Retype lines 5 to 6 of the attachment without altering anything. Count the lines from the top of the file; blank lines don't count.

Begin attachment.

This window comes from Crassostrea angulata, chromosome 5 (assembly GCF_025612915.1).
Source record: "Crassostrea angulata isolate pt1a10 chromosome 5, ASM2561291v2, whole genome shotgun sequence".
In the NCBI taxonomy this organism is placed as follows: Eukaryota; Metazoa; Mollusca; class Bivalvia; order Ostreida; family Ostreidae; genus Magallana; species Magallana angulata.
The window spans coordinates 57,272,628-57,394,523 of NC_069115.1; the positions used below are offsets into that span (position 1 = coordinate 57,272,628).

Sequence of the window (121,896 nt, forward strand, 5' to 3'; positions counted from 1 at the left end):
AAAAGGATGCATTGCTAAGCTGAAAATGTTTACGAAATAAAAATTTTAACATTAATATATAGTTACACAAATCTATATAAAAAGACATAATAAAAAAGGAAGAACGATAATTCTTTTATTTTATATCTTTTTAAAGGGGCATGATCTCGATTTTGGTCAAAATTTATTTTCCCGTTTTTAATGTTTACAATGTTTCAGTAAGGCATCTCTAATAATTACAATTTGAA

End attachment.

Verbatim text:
Sequence of the window (121,896 nt, forward strand, 5' to 3'; positions counted from 1 at the left end):
AAAAGGATGCATTGCTAAGCTGAAAATGTTTACGAAATAAAAATTTTAACATTAATATATAGTTACACAAATCTATATAAAAAGACATAATAAAAAAGGAAGAACGATAATTCTTTTATTTTATATCTTTTTAAAGGGGCATGATCTCGATTTTGGTCAAAATTTATTTTCCCGTTTTTAATGTTTACAATGTTTCAGTAAGGCATCTCTAATAATTACAATTTGAA